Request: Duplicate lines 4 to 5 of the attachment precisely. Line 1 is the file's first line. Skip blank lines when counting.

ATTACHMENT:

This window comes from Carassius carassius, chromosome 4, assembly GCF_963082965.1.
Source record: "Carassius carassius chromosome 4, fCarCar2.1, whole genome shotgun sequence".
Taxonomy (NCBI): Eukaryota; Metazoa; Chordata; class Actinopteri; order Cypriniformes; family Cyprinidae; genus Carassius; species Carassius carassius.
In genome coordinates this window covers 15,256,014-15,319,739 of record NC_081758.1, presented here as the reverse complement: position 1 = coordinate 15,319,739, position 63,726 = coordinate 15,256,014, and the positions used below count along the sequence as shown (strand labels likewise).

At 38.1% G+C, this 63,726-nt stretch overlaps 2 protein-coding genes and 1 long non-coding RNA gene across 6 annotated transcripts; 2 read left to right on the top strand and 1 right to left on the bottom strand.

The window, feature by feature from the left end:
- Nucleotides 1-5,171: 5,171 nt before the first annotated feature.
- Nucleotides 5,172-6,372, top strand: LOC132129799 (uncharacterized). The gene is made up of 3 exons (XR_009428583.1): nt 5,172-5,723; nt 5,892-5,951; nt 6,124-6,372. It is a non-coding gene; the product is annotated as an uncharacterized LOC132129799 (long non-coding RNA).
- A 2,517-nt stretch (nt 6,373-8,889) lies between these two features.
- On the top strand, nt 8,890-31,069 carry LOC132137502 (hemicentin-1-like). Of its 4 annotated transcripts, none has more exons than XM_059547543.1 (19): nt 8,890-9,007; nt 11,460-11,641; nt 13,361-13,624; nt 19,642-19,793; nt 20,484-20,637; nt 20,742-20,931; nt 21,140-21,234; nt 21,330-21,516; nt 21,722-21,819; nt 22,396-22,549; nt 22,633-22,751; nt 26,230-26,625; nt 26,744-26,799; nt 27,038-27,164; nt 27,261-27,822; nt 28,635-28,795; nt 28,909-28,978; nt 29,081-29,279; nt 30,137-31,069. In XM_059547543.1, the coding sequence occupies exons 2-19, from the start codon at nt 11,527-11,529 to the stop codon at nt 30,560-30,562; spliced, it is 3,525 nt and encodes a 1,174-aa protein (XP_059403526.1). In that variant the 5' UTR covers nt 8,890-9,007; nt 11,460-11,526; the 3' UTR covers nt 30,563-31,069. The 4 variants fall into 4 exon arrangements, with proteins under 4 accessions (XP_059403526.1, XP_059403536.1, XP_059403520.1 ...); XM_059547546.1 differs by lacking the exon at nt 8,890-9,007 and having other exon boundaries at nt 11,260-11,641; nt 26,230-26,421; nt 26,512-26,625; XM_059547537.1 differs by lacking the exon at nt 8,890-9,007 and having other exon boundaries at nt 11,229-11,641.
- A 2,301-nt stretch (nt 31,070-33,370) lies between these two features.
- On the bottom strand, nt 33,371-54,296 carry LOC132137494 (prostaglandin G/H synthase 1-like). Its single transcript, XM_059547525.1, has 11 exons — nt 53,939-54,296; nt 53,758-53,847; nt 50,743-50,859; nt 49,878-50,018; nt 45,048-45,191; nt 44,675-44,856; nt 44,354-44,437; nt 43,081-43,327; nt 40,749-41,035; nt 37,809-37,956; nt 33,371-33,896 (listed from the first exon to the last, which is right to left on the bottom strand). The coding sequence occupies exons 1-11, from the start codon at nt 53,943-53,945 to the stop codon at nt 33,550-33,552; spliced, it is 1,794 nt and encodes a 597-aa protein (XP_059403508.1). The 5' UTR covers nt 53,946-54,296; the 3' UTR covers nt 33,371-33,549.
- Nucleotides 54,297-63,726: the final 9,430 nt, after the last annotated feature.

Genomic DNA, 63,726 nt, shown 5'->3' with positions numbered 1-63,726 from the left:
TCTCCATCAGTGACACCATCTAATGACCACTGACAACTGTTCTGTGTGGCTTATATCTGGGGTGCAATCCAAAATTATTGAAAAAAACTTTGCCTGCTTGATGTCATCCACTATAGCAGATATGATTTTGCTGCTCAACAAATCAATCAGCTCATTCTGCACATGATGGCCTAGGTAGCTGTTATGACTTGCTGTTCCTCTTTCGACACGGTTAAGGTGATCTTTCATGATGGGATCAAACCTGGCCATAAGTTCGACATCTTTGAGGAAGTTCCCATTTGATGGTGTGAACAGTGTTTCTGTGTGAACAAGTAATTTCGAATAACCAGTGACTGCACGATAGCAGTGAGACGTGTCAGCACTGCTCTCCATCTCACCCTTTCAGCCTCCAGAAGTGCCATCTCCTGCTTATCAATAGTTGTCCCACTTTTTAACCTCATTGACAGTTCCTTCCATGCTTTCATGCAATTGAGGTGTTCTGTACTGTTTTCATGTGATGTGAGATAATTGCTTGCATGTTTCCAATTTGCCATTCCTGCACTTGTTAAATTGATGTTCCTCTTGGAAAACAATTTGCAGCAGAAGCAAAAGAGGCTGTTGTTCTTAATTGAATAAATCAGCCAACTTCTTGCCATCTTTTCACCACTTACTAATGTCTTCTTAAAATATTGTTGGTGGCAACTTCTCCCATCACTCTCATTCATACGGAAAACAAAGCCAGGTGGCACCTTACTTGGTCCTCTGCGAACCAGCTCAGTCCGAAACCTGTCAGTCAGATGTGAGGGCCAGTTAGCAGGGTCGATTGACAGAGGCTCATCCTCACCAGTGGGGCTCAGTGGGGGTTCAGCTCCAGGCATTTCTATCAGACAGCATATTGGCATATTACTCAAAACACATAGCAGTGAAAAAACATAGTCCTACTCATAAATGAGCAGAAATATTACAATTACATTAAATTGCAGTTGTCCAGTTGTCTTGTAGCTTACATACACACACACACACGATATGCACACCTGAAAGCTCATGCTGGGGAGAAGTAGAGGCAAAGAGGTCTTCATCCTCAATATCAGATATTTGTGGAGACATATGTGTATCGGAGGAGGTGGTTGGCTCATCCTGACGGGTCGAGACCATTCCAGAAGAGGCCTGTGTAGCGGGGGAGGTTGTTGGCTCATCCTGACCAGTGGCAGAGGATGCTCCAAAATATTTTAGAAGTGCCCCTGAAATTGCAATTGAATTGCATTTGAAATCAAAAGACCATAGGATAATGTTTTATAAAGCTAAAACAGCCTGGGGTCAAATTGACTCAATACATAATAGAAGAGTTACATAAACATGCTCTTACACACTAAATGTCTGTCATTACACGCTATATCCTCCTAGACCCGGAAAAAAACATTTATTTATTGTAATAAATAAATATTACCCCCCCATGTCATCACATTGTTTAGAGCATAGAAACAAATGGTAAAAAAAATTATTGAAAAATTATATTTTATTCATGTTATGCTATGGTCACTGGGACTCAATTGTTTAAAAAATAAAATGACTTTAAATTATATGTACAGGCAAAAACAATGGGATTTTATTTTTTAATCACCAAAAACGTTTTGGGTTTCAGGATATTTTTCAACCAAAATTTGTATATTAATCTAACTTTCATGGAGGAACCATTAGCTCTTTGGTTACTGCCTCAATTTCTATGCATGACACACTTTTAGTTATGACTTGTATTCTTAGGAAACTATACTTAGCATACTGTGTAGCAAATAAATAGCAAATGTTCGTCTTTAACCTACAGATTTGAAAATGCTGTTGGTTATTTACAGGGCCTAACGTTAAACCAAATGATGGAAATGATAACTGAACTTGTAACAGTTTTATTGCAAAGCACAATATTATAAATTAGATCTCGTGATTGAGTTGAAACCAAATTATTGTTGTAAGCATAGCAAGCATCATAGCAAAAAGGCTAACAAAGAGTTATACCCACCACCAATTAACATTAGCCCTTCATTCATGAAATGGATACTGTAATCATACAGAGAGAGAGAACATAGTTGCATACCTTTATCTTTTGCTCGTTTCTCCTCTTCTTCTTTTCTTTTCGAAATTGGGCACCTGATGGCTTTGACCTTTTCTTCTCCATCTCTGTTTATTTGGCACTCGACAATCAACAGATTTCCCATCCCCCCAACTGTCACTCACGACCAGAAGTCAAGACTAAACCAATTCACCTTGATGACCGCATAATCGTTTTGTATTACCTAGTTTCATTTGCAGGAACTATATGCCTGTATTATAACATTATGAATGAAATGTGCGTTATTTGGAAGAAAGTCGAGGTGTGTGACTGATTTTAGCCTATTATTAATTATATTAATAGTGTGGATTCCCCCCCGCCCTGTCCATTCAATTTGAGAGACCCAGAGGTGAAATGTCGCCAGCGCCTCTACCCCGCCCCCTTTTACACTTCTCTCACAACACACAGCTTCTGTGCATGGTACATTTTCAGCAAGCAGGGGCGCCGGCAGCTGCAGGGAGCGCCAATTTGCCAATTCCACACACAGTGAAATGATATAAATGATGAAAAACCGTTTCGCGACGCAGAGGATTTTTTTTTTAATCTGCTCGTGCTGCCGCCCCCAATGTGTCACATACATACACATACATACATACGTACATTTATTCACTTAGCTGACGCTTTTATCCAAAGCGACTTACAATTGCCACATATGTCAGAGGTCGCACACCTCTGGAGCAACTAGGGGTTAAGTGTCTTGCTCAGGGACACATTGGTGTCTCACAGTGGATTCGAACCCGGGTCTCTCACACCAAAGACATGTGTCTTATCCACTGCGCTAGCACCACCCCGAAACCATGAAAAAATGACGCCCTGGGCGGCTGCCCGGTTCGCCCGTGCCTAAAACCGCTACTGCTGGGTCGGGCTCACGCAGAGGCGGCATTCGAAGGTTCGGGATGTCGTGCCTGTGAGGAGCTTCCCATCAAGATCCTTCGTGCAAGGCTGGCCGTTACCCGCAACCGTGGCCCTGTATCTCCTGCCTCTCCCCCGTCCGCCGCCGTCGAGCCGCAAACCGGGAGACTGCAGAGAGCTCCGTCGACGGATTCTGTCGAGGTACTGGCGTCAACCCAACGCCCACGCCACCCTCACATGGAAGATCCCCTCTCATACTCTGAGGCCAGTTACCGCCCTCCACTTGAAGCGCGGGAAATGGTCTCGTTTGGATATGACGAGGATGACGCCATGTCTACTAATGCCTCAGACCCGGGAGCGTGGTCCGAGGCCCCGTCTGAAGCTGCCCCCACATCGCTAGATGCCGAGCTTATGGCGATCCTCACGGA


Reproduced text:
In genome coordinates this window covers 15,256,014-15,319,739 of record NC_081758.1, presented here as the reverse complement: position 1 = coordinate 15,319,739, position 63,726 = coordinate 15,256,014, and the positions used below count along the sequence as shown (strand labels likewise).

At 38.1% G+C, this 63,726-nt stretch overlaps 2 protein-coding genes and 1 long non-coding RNA gene across 6 annotated transcripts; 2 read left to right on the top strand and 1 right to left on the bottom strand.